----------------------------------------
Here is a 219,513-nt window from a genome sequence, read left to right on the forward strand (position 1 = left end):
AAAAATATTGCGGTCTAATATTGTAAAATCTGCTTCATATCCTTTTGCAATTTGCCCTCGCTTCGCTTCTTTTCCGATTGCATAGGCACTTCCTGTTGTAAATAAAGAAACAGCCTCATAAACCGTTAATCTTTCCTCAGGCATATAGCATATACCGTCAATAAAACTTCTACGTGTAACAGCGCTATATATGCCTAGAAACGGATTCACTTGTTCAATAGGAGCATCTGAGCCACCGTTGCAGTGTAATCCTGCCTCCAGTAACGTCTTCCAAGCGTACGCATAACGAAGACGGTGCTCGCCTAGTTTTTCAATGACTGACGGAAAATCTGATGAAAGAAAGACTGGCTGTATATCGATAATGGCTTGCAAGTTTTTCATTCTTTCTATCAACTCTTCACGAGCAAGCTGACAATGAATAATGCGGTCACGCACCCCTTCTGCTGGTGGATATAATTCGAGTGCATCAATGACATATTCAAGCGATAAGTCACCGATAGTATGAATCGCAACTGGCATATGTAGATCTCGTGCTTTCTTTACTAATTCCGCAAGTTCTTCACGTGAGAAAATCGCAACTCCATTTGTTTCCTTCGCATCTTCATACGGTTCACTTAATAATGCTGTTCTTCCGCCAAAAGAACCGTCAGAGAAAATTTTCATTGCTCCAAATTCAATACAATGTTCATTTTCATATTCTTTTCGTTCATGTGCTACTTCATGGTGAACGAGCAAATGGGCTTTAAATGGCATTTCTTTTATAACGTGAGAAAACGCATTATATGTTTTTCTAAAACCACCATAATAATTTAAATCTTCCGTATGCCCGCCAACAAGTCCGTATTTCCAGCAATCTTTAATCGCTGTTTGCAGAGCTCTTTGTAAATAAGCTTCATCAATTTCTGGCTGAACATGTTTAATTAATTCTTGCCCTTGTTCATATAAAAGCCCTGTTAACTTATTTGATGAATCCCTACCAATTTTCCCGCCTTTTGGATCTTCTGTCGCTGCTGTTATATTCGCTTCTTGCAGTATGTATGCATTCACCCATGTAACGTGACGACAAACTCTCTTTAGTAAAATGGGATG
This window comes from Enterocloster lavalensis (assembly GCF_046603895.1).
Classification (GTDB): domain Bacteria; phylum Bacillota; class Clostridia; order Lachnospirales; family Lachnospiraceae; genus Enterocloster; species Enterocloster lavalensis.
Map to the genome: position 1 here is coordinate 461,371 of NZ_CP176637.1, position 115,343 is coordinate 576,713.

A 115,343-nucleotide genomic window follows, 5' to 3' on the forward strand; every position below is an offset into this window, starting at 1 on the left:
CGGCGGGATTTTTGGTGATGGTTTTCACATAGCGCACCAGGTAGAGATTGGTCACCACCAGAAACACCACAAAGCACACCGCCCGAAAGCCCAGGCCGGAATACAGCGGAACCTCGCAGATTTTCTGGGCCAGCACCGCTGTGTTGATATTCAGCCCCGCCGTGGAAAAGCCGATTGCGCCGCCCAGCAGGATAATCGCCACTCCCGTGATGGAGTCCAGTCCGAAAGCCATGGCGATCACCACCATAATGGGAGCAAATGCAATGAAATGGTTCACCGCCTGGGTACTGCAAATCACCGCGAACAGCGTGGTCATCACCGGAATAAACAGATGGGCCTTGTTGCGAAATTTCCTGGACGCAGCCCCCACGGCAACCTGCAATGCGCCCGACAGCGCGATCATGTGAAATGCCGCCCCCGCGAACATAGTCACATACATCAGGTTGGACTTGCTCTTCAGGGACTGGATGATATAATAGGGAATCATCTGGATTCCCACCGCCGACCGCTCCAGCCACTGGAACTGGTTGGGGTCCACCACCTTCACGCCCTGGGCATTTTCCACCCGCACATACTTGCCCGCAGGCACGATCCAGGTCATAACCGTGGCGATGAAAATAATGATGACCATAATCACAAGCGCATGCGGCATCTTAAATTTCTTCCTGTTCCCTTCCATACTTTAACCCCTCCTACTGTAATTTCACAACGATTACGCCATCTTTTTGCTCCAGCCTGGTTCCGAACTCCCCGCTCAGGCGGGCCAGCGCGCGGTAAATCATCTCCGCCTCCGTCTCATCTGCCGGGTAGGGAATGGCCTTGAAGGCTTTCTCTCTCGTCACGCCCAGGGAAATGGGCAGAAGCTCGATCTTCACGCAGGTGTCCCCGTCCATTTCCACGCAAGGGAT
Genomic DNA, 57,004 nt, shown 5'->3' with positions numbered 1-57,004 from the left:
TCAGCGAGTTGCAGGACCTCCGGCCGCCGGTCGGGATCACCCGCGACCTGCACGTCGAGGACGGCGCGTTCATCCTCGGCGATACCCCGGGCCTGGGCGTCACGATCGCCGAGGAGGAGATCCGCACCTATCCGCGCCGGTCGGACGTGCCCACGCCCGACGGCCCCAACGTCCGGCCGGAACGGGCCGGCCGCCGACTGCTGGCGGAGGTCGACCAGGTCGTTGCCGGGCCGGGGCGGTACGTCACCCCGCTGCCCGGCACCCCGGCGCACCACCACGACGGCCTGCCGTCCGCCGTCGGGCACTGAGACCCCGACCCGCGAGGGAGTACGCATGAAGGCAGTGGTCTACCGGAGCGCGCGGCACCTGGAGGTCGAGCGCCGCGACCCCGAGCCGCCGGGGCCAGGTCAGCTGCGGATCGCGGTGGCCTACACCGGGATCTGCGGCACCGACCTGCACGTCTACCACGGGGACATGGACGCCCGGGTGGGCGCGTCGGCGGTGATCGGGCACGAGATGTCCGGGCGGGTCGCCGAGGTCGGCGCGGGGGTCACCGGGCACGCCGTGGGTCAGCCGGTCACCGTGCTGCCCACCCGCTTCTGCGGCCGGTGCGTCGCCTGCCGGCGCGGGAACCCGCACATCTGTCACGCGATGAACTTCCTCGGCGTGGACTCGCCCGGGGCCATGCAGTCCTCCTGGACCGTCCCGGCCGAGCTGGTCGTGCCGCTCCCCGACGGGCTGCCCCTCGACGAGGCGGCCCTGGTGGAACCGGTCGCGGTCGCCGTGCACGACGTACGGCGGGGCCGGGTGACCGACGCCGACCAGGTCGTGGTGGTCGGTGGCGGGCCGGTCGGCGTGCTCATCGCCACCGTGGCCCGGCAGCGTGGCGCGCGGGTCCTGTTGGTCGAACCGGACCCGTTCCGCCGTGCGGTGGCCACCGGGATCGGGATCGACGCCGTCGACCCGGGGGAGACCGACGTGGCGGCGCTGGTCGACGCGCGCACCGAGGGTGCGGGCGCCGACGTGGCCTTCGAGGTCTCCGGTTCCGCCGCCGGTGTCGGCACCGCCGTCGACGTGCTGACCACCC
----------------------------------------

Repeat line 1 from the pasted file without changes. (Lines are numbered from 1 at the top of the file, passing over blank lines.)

Here is a 219,513-nt window from a genome sequence, read left to right on the forward strand (position 1 = left end):